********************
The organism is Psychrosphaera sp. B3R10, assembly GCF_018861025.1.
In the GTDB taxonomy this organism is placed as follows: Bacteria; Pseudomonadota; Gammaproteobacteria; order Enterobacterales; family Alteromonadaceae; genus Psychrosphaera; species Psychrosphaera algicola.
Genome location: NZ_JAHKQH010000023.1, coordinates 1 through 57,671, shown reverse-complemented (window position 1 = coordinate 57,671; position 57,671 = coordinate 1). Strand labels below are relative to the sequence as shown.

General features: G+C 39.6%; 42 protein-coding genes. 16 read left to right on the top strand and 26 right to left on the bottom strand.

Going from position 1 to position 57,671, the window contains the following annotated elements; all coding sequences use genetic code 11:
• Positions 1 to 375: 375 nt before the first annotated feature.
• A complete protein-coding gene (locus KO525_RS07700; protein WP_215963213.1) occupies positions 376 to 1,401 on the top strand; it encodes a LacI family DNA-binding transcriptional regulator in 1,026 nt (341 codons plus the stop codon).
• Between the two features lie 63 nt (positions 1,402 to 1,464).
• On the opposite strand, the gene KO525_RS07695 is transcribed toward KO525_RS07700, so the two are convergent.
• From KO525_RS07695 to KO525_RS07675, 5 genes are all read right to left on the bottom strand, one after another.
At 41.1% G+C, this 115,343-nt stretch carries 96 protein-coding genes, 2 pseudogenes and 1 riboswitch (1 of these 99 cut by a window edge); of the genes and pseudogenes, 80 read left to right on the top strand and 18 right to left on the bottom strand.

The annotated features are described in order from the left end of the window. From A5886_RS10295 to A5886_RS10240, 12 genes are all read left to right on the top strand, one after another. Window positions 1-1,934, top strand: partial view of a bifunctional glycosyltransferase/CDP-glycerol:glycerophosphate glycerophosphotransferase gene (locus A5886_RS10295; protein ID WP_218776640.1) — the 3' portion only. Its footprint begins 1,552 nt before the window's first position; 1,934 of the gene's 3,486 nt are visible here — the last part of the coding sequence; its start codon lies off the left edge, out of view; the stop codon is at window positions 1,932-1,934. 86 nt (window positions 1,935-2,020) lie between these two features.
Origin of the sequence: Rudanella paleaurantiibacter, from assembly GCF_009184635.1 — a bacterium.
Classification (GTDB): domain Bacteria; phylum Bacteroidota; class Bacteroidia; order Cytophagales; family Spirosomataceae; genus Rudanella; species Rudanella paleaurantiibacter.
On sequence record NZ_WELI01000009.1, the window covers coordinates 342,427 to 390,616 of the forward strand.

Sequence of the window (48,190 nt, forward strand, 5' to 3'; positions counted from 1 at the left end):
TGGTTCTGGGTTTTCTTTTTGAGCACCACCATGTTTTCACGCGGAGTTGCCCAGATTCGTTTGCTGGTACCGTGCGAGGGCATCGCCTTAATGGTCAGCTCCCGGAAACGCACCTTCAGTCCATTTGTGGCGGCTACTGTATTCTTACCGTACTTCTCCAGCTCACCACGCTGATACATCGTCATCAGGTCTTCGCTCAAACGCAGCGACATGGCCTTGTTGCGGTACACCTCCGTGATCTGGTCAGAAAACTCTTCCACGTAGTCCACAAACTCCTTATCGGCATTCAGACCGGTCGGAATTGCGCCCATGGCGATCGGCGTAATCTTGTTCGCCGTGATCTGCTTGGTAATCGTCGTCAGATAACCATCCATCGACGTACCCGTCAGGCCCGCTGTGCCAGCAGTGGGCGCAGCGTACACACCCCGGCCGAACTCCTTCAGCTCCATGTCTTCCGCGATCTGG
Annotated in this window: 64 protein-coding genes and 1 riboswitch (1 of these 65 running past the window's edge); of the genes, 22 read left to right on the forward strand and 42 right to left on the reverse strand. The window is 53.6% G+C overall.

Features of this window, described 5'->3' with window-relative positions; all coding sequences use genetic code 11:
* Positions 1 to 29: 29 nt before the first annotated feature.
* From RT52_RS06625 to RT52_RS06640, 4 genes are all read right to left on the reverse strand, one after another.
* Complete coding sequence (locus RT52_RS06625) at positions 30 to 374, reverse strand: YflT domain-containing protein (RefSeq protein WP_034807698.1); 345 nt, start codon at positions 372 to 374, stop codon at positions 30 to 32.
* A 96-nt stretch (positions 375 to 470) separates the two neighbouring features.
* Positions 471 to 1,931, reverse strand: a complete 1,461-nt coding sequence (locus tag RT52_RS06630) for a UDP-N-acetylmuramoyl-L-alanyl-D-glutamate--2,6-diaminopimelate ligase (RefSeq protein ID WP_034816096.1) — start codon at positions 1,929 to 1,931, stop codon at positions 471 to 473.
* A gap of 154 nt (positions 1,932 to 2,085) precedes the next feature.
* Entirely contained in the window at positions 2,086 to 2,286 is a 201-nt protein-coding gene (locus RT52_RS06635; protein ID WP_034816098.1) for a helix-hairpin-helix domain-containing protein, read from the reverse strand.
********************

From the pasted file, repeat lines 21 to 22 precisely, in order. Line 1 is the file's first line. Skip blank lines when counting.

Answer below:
* From RT52_RS06625 to RT52_RS06640, 4 genes are all read right to left on the reverse strand, one after another.
* Complete coding sequence (locus RT52_RS06625) at positions 30 to 374, reverse strand: YflT domain-containing protein (RefSeq protein WP_034807698.1); 345 nt, start codon at positions 372 to 374, stop codon at positions 30 to 32.